By Bill Simons
‘TALLYHO’ FOR TIAFOE: A year ago, Frances Tiafoe was a highly-hyped US prospect at the French Open who practiced with Nadal in front of cameras and lost in junior play on a back court. Now, after reaching the finals in a Tallahassee challenger, the Junior Tennis Champions Center product won the Har-Tru Wildcard Challenge to gain entry into Roland Garros. The seventeen-year old, who has turned pro, will be the first player born in 1998 to play in a major.
Years ago, when Tiafoe’s father, who is from Sierra Leone, became the janitor at the JTCC, his son had to sleep overnight in a small, closet-like storage room at the center. Tiafoe’s tale brings to mind the backstory of Pancho Segura, whose dad was a caretaker at Ecuador’s most exclusive tennis club; Arthur Ashe, whose dad was a caretaker of the public court and park in front of their Virginia house; and David Ferrer, whose coach locked him up in a shed to discipline him as a boy.
THE BOXING CONNECTION: Boxing and tennis have long been compared. It’s you vs. me baby in the ring and on the court—by ourselves, relying on our wits. It’s international. There are no excuses. Foot speed, timing, guts, stamina and a knockout punch help. John McEnroe once wrote that tennis is “an unforgiving, sometimes brutal, sport … It is like being undressed in public and about as lonely as boxing. At least in boxing, if you freeze, some guy will … pop you and put you out of your misery. In tennis, there is no escape.” Boxer Tex Cobb was more succinct. “If you screw up in tennis,” he said, “It’s 15-love. If you screw up in boxing, it’s your ass, darlin’.”
Caroline Wozniacki used boxing as part of her training, Lennox Lewis is a big tennis fan, and Sugar Ray Leonard was a good player. Andy Murray, a huge boxing enthusiast, has said the stylish Federer is like Sugar Ray; the ferocious powerful, relentless Nadal is like Manny Pacauiao; Djokovic and Roberto Duran are “as tough and versatile as they come,” and Floyd Mayweather is like himself—and Murray’s favorite to watch.
“Thank you sir, at the top of the stands. We’re trying to play tennis here.”—The ever-intense ump Marija Čičak, in Miami.
“I didn’t want to go to Russia.”—Andrea Petkovic, on why she dug deep to fight back and win a match in Charleston.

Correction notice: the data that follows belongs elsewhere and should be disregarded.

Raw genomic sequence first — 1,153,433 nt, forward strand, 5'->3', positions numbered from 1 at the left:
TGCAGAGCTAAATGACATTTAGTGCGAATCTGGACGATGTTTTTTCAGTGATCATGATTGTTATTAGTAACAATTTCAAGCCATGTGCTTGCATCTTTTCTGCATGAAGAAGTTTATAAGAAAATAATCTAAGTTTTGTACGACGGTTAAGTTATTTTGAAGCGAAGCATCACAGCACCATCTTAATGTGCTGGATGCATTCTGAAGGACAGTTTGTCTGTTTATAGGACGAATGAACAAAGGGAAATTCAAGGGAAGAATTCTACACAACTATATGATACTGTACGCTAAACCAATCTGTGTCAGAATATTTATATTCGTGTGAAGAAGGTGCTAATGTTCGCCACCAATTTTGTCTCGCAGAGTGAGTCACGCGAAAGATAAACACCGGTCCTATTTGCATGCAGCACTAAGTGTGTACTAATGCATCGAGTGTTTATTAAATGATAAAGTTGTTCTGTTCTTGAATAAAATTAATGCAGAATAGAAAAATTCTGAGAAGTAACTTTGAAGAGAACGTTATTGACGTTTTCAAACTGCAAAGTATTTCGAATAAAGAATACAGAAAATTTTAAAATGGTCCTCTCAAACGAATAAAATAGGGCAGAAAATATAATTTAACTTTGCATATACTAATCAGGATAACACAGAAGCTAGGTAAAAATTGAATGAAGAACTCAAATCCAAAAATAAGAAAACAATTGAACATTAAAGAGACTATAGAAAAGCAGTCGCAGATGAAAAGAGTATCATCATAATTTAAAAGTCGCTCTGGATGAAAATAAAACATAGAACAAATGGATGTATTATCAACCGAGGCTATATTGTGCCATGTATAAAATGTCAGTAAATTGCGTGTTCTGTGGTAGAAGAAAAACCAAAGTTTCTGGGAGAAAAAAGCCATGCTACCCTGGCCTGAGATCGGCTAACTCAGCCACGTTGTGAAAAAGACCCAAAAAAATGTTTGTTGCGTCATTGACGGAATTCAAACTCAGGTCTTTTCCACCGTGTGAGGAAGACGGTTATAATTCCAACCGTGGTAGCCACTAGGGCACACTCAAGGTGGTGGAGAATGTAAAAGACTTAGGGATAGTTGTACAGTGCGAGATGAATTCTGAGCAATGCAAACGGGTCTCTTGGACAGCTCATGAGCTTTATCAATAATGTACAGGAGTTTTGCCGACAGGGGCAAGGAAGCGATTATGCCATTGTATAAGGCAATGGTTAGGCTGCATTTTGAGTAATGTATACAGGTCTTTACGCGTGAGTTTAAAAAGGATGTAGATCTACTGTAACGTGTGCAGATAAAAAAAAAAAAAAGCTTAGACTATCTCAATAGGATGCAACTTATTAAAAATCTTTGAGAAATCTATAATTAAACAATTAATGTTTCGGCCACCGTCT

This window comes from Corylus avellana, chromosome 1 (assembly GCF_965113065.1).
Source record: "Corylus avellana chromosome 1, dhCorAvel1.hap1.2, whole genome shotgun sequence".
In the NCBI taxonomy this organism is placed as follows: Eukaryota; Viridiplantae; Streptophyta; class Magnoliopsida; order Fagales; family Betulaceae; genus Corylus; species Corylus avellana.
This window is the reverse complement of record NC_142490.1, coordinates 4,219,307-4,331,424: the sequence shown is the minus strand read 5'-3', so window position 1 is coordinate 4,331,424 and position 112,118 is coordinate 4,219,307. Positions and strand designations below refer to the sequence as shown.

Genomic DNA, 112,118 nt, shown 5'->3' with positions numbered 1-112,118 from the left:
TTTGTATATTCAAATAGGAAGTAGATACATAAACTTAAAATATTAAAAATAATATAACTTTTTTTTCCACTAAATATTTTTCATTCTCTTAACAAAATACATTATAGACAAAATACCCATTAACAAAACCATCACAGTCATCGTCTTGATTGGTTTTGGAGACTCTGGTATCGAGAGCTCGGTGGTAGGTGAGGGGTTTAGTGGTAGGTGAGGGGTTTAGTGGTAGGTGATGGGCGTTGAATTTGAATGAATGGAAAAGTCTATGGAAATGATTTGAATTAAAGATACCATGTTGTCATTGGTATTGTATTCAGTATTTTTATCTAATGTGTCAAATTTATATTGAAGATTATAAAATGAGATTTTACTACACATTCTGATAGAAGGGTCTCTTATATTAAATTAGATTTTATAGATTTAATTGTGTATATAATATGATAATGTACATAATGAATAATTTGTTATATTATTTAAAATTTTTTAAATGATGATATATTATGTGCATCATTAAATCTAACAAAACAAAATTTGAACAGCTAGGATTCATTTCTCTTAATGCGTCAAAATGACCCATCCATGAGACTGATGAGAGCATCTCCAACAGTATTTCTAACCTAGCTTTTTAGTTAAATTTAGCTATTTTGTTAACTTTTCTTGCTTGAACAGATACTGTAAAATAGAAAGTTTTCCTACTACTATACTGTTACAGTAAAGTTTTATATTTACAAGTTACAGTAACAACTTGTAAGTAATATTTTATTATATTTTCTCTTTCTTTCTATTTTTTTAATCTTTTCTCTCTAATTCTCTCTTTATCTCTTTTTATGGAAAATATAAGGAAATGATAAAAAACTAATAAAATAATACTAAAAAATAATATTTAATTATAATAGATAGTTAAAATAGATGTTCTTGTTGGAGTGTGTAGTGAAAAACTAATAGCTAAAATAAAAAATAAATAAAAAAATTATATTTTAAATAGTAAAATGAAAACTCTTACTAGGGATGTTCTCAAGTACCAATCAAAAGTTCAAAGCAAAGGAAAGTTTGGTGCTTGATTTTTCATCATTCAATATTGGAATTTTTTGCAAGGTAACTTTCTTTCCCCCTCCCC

“Why do people keep looking forward to the next event when it means you will never enjoy the now?”—Wimbledon junior champ Noah Rubin.
“It’s more about the player than the coach … I never needed a former champion to be my coach.” —Rafa Nadal
“O Rafa, Rafa! Wherefore art thou, Rafa?”—Marine Coroller, on Twitter.
“I find it very interesting to play tennis. It’s like running your own business.”—Roger Federer
“It’s too bad they can’t build a roof over Munich and collect the water and ship it to California. It would make everyone happier.”—Daily Tennis
“I can’t beat guys consistently playing like I’m 5’10.”—6’10” John Isner
“As soon as it [a loss in Charleston] was over, I definitely had a bit of anger, but also kind of this confusion-slash-quest, to find what’s wrong, like this kind of searching feeling that, ‘OK, I know something … something’s not right. So I want to find it.'”—Wimbledon finalist Genie Bouchard, currently suffering a wretched slump.
“She’s like the Daniel Nestor of the women’s tour.”—Pam Shriver, about 41-year-old veteran doubles specialist Lisa Raymond.
“April 30: one of the saddest dates in tennis history. Always think of what should have been for Monica Seles.“—Christopher Clarey, recalling the 1993 stabbing of the great star.
HINGIS’S HOT YEAR: In her day, Martina Navratilova hesitated a long time before retiring. She won the US Open mixed doubles title when she was almost 50. Amazing! The other Martina—Hingis, that is—is sort of doing the same. This year she’s on an incredible roll in doubles. Almost 20 years after her first Grand Slam, and almost a decade since her last Slam title, Hingis won a major in January when she teamed with Leander Paes to take the Aussie Open mixed doubles crown. In women’s doubles, the 34-year-old, who is now ranked No. 4, won in Indian Wells, Miami and Charleston with Sania Mirza, and in Brisbane with Sabine Lisicki.
A GOOD DEBATE: College tennis already has a great circus-like feel, with six matches sometimes going on simultaneously. Now schools are debating just how rowdy crowds are allowed to be.